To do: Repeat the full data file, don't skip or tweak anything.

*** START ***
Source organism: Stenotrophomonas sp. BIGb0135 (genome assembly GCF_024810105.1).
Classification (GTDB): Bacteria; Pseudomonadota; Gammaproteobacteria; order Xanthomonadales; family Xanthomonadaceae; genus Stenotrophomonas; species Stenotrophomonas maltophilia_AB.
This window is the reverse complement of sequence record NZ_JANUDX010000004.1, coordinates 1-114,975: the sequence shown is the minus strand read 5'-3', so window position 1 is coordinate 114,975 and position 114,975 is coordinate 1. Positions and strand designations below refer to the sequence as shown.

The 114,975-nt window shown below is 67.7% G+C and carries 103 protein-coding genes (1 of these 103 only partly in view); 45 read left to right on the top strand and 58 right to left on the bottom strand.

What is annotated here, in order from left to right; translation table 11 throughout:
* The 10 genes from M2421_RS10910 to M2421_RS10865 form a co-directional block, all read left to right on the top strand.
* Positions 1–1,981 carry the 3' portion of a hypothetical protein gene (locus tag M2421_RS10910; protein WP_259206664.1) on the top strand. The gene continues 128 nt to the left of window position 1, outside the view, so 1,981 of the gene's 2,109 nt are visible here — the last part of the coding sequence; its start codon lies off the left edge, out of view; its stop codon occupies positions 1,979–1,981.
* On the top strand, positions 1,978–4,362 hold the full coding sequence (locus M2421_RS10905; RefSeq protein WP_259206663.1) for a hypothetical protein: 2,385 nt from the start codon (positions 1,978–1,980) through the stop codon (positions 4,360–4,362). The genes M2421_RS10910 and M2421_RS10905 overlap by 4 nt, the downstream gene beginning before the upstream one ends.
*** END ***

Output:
Source organism: Stenotrophomonas sp. BIGb0135 (genome assembly GCF_024810105.1).
Classification (GTDB): Bacteria; Pseudomonadota; Gammaproteobacteria; order Xanthomonadales; family Xanthomonadaceae; genus Stenotrophomonas; species Stenotrophomonas maltophilia_AB.
This window is the reverse complement of sequence record NZ_JANUDX010000004.1, coordinates 1-114,975: the sequence shown is the minus strand read 5'-3', so window position 1 is coordinate 114,975 and position 114,975 is coordinate 1. Positions and strand designations below refer to the sequence as shown.

The 114,975-nt window shown below is 67.7% G+C and carries 103 protein-coding genes (1 of these 103 only partly in view); 45 read left to right on the top strand and 58 right to left on the bottom strand.

What is annotated here, in order from left to right; translation table 11 throughout:
* The 10 genes from M2421_RS10910 to M2421_RS10865 form a co-directional block, all read left to right on the top strand.
* Positions 1–1,981 carry the 3' portion of a hypothetical protein gene (locus tag M2421_RS10910; protein WP_259206664.1) on the top strand. The gene continues 128 nt to the left of window position 1, outside the view, so 1,981 of the gene's 2,109 nt are visible here — the last part of the coding sequence; its start codon lies off the left edge, out of view; its stop codon occupies positions 1,979–1,981.
* On the top strand, positions 1,978–4,362 hold the full coding sequence (locus M2421_RS10905; RefSeq protein WP_259206663.1) for a hypothetical protein: 2,385 nt from the start codon (positions 1,978–1,980) through the stop codon (positions 4,360–4,362). The genes M2421_RS10910 and M2421_RS10905 overlap by 4 nt, the downstream gene beginning before the upstream one ends.